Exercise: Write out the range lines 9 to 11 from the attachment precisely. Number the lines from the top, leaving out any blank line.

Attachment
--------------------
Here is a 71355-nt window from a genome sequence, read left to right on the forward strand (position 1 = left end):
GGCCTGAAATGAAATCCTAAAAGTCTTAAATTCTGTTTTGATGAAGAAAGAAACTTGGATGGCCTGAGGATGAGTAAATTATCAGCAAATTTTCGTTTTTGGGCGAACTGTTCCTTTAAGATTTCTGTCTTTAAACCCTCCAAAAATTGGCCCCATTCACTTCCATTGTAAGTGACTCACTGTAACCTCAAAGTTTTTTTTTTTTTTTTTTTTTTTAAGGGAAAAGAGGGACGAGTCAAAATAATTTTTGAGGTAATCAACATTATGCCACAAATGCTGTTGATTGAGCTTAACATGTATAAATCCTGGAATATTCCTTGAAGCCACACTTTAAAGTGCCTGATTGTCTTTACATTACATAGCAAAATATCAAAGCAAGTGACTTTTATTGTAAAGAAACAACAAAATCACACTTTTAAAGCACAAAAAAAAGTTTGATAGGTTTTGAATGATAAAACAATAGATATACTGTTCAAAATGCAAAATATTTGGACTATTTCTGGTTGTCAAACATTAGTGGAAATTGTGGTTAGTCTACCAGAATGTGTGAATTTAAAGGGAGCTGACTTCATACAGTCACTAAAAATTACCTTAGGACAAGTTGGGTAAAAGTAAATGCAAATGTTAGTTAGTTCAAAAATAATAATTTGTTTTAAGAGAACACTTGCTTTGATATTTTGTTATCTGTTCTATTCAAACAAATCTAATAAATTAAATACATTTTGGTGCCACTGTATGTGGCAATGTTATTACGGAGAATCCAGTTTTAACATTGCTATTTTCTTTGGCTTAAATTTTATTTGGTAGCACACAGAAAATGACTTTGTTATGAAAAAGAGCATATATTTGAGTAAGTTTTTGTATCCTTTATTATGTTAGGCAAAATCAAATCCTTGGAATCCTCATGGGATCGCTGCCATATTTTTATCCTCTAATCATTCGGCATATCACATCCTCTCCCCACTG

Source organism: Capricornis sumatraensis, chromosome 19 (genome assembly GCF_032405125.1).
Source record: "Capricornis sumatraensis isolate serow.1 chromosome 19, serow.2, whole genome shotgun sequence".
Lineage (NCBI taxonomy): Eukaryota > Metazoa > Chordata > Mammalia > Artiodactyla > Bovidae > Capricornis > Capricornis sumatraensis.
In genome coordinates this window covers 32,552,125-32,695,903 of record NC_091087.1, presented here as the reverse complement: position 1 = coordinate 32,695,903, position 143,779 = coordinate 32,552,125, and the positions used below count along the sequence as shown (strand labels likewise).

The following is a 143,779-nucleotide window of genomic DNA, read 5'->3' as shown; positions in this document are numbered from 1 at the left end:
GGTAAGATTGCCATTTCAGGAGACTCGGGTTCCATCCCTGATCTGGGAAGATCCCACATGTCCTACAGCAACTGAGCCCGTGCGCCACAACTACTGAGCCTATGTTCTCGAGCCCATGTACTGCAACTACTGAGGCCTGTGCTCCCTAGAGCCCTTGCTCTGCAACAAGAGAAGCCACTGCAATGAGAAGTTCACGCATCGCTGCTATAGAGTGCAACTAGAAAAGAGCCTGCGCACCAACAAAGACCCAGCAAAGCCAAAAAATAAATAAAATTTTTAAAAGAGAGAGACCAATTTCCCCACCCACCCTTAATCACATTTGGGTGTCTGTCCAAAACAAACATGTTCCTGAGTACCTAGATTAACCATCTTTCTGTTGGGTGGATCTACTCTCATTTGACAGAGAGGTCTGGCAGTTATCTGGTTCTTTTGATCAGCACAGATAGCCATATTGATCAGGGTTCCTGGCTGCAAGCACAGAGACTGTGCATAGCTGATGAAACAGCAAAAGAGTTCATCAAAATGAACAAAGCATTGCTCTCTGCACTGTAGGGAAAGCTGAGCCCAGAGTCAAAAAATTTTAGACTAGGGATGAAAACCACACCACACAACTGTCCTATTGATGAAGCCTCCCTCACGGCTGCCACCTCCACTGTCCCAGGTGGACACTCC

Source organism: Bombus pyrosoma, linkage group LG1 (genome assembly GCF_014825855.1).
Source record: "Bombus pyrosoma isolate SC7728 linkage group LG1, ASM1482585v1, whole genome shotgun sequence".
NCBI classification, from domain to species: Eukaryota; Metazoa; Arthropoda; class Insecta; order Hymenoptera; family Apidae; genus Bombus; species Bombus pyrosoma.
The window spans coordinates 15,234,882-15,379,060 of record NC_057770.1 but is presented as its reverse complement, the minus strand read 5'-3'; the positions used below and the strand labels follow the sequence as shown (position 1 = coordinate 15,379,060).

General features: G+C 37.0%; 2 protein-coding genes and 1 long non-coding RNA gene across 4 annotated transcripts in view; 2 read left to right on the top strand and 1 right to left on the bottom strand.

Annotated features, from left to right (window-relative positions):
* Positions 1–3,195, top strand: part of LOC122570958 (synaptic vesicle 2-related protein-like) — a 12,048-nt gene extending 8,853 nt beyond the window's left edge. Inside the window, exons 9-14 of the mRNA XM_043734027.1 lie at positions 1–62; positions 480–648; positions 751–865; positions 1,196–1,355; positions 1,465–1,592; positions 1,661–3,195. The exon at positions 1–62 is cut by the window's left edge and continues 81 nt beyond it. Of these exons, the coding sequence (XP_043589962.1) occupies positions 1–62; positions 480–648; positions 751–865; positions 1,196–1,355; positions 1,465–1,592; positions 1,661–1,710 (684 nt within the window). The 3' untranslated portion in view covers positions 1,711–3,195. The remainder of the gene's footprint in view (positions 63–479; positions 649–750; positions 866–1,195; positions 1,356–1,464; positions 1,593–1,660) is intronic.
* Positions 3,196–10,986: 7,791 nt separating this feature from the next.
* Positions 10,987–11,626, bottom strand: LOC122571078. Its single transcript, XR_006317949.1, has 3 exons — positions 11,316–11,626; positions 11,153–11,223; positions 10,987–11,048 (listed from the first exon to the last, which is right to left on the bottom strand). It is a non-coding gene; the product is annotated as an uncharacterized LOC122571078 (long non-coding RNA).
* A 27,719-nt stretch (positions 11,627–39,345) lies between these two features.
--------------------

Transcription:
Source organism: Bombus pyrosoma, linkage group LG1 (genome assembly GCF_014825855.1).
Source record: "Bombus pyrosoma isolate SC7728 linkage group LG1, ASM1482585v1, whole genome shotgun sequence".
NCBI classification, from domain to species: Eukaryota; Metazoa; Arthropoda; class Insecta; order Hymenoptera; family Apidae; genus Bombus; species Bombus pyrosoma.